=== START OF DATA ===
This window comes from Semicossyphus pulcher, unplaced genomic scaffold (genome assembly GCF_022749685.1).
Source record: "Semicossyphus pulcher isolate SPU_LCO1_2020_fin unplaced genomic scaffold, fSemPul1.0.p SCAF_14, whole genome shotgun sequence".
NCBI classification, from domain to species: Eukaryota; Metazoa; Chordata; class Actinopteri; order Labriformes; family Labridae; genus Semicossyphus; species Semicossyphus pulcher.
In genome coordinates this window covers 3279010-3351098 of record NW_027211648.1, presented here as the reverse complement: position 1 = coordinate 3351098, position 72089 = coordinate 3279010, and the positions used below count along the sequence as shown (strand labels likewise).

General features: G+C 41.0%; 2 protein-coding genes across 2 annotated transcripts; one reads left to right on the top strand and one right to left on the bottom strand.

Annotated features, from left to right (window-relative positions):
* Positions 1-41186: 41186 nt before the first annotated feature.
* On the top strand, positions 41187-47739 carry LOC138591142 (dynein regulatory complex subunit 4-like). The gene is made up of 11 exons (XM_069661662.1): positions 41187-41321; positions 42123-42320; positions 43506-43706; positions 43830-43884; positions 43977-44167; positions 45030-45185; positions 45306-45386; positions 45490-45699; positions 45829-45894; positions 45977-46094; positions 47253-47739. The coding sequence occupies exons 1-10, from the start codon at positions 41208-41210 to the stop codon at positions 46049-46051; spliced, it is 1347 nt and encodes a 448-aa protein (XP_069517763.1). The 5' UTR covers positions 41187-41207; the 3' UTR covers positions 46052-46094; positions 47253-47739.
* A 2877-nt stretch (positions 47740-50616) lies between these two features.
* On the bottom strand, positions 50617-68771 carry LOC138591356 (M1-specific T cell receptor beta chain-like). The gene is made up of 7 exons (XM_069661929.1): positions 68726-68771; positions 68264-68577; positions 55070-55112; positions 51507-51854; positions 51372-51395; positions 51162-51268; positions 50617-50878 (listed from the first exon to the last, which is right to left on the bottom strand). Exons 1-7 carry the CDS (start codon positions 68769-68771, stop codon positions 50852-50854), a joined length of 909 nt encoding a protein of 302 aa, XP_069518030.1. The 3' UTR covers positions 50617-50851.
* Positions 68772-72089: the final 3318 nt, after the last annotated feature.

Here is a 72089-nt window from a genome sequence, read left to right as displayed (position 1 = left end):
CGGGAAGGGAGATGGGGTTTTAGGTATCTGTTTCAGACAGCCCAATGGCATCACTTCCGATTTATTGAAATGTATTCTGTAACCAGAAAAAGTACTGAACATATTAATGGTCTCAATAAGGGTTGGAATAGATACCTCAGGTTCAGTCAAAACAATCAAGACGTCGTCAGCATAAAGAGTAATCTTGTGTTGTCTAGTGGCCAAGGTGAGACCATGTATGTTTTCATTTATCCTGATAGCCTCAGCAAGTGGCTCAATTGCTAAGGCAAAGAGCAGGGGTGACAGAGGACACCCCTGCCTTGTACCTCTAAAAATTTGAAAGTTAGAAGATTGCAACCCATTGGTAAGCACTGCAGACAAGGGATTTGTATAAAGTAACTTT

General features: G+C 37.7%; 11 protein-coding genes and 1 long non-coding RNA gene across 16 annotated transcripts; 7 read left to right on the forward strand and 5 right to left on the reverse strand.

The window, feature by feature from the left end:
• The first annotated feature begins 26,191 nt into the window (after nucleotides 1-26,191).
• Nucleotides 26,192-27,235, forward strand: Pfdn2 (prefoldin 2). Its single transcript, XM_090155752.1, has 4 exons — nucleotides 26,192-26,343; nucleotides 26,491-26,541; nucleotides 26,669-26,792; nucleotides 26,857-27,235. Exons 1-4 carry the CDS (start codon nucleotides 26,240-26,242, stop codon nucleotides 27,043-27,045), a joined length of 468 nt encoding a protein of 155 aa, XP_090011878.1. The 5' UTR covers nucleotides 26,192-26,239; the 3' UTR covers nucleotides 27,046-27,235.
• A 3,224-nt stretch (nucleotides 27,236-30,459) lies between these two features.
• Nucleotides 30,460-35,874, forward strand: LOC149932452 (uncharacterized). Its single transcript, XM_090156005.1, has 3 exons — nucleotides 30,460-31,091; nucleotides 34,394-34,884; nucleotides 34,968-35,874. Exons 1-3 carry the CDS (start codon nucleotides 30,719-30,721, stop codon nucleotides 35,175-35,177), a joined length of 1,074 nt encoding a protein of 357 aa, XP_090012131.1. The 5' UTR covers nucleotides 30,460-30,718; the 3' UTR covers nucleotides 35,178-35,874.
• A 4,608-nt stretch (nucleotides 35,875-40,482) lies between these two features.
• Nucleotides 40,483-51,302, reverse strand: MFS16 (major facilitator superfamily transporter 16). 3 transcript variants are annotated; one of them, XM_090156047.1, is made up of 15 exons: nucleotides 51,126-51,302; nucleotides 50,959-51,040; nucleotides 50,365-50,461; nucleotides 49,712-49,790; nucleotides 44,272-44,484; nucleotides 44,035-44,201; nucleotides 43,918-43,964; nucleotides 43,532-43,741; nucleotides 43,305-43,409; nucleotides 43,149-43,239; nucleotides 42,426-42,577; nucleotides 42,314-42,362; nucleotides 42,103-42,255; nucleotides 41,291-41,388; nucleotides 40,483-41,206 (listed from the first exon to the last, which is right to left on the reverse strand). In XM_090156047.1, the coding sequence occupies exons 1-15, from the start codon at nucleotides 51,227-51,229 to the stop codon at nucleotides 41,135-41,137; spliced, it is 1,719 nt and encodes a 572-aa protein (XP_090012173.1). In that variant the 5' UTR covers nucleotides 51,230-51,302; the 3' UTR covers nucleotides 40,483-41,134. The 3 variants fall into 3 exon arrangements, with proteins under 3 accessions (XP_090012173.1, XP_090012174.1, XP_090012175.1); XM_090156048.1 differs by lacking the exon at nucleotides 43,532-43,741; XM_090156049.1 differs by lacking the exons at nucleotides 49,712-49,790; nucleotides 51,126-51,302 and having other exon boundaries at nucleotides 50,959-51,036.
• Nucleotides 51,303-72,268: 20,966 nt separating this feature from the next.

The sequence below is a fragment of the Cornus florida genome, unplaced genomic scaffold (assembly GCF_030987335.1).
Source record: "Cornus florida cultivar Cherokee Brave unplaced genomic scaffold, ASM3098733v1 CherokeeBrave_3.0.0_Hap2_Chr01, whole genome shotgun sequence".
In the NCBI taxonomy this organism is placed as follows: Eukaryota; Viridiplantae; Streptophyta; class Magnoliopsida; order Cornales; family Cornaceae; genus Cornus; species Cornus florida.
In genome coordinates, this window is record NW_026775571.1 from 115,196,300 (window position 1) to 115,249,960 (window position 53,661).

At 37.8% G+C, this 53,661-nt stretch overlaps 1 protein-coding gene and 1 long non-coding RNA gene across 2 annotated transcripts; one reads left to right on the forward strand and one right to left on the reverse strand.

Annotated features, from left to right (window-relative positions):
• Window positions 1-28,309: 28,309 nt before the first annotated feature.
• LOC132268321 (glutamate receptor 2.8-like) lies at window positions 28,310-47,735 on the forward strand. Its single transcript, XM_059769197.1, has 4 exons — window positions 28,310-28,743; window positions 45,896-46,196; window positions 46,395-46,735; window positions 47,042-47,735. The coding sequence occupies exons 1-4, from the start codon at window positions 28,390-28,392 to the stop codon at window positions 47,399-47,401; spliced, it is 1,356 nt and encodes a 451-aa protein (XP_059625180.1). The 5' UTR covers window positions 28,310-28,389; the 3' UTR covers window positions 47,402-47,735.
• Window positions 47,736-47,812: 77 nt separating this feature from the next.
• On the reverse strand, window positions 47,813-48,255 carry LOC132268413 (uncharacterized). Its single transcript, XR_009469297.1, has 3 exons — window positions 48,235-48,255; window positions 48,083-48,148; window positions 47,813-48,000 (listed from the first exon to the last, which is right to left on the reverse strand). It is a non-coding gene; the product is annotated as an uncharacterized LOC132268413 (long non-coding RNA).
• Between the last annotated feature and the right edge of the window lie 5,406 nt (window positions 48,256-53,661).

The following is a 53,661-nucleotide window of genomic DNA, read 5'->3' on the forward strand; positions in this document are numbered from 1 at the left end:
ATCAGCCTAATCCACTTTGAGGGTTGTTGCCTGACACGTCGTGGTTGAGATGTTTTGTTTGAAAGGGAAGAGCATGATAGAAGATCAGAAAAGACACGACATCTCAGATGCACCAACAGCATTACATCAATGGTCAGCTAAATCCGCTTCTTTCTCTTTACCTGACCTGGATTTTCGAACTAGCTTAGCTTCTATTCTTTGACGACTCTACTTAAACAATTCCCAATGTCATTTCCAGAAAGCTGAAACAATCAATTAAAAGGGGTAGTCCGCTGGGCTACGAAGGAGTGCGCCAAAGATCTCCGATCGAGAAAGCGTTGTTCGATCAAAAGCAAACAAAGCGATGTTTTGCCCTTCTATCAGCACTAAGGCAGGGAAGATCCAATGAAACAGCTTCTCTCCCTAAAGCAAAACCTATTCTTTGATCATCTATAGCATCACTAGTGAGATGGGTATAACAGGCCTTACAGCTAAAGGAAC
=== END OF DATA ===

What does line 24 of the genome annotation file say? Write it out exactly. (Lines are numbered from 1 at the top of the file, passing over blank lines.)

Source record: "Cornus florida cultivar Cherokee Brave unplaced genomic scaffold, ASM3098733v1 CherokeeBrave_3.0.0_Hap2_Chr01, whole genome shotgun sequence".